Into the Breach puts you in the shoes of time traveling mech-pilots that are attempting to save as many timelines as possible from the Vek, a species of building sizes bugs that would much appreciate human civilization not existing. As traditional weaponry has proved ineffectual, your squad of three giant robots is the only thing capable of wiping the threat off the face of the Earth. As classic as it gets, but the beauty comes in the form of the game itself.
The first of the eight unique squads you can play as.
Into the Breach is a fun little grid-based strategy game that seems deceptively simple at first glance but will instantly punish you for taking it lightly. Your mechs’ abilities are quite ordinary; punch an enemy to knock them back one square and deal 3 damage. Shoot an enemy to knock them back one square and deal 1 damage. Easy, right? Well, that’s how they get you. When an enemy is moved by your (or its allies’) attacks, their attack pattern stays the same. So, if you just saved a civilian building by knocking an enemy away, you might have just doomed their neighbours or one of your own mechs who now stand in the path of the acid blob that’s about to be spat out. This still sounds easy enough, but when you deal with four bugs with unique attacks in the middle of a civilian suburb, you’ll soon realize that each move of yours must be taken with caution.
Literally the first turn of the first mission. I swear, it’s not as bad as it looks.
As stressful as they are, those difficult situations are also the main attraction of the game. You start each turn looking at a hopeless puzzle, yet you pull through and feel like a genius for doing so. Even if it seems impossible, there is always a correct play that turns the tide, or at least holds it back for a moment. It’s no shame to win via timeout, since every mission last for only a few turns, and every objective other than survival is just an added bonus. It’s not your mechs that you’re supposed to protect though, since your campaign health bar is counted in civilian casualties.
All your classic biomes: forest, desert, arctic, and… high tech nuclear wasteland.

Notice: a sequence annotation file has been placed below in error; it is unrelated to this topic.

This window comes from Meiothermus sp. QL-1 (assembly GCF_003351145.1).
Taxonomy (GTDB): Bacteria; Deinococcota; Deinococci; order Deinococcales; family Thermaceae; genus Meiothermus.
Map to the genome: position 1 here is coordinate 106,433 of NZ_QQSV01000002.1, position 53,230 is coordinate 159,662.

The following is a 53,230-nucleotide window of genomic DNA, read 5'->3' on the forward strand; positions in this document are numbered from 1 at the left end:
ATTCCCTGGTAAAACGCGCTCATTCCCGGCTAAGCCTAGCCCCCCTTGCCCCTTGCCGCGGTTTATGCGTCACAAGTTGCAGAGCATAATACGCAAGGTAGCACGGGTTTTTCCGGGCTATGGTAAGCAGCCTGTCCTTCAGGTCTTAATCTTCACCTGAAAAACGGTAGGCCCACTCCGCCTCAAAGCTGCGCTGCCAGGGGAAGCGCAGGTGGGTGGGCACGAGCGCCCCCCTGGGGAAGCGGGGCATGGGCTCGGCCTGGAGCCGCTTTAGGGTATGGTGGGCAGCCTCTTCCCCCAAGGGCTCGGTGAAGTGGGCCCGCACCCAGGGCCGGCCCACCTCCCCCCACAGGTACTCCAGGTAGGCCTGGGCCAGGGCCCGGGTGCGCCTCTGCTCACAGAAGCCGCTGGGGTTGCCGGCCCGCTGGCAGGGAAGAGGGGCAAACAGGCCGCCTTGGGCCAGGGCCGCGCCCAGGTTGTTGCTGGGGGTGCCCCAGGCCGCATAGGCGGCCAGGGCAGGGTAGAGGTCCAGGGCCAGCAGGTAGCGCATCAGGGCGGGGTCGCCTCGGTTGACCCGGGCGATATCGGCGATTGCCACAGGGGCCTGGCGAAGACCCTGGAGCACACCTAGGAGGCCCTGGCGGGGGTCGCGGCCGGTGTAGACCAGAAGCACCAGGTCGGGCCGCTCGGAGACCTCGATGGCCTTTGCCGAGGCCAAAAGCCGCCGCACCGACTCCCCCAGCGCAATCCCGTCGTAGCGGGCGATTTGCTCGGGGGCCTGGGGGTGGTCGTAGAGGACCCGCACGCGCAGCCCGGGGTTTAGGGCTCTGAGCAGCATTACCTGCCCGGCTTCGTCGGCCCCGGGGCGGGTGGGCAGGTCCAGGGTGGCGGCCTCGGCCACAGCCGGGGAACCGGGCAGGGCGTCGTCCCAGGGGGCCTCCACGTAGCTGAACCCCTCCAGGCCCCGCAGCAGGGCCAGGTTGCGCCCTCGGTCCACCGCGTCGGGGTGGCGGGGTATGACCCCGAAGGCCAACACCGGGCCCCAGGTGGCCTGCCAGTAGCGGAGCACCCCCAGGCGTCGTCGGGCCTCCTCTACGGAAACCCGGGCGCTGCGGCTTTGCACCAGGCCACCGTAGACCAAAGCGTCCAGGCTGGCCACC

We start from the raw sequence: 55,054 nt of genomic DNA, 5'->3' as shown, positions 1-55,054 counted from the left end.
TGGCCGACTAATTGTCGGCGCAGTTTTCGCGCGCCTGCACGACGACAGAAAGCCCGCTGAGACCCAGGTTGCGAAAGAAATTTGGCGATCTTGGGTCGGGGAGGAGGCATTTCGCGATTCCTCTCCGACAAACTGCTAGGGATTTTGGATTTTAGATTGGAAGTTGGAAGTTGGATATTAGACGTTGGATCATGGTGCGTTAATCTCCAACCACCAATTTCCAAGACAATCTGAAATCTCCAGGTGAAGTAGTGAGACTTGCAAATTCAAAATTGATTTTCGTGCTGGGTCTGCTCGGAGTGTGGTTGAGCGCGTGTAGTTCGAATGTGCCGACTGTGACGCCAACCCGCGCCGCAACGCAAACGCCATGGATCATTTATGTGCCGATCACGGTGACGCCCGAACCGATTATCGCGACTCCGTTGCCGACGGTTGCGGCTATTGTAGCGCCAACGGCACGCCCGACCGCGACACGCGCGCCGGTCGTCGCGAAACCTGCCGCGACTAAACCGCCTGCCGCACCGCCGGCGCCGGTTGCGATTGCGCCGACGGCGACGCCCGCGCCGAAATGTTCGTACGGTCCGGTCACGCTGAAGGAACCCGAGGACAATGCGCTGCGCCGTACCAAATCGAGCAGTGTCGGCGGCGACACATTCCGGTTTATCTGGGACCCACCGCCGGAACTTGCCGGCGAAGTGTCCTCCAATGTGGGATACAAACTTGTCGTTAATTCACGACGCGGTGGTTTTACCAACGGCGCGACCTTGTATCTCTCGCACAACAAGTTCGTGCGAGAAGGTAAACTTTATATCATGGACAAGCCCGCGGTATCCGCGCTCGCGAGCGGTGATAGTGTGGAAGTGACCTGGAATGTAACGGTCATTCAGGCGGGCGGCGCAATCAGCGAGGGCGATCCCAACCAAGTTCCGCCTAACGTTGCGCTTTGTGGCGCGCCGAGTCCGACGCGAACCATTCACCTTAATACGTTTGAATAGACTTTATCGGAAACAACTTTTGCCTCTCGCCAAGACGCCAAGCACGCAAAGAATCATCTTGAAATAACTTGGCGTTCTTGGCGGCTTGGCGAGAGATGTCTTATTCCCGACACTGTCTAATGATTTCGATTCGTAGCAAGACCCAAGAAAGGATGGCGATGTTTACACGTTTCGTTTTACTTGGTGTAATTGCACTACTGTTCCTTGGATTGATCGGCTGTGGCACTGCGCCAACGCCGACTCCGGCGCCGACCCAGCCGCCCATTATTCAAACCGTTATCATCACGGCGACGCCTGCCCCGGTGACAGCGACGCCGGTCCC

The future Earth that the game takes place in has only four large islands that are still populated by humans, and you luckily have to only save two of these to be able to take on the last mission. However, the more islands you save, the more experience you gain and upgrades you purchase for your lethal toys, making them just straight up stronger, as well as more varied and complex in their playstyles. It’s not all positive though, since the Vek will also grow stronger the more time you give them, so you’ll have to make the decision of whether you want to grow stronger with the added risk of losing your precious pilots. When a mech is destroyed in battle, it will work just as well as it did before next time, but you will lose whoever was riding said mech at the time. As pilots level up with each battle and gain abilities of their own, it is heart breaking to permanently lose someone on the last island, since there’s no time to level up the next pilot.
Into the Breach is game that is very lightweight with its aesthetics, story and starter difficulty, yet as time goes on it gets more and more intense and deep in its mechanics. I once spent 40 minutes thinking about a single turn in the final mission, finally got the answer to the situation, and felt like a true hero. At least until the next turn in which I was again stuck with a new nigh impossible conundrum. This is what strategy games are all about.
All pictures used are screenshots taken by the author.
Developer: Subset Games
Publisher: Subset Games
Platforms: Nintendo Switch, Linux, macOS, Microsoft Windows, Google Stadia, Mac OS
Release Date: February 27, 2018
Genres: Roguelike, Indie, RPG, Simulation, Strategy
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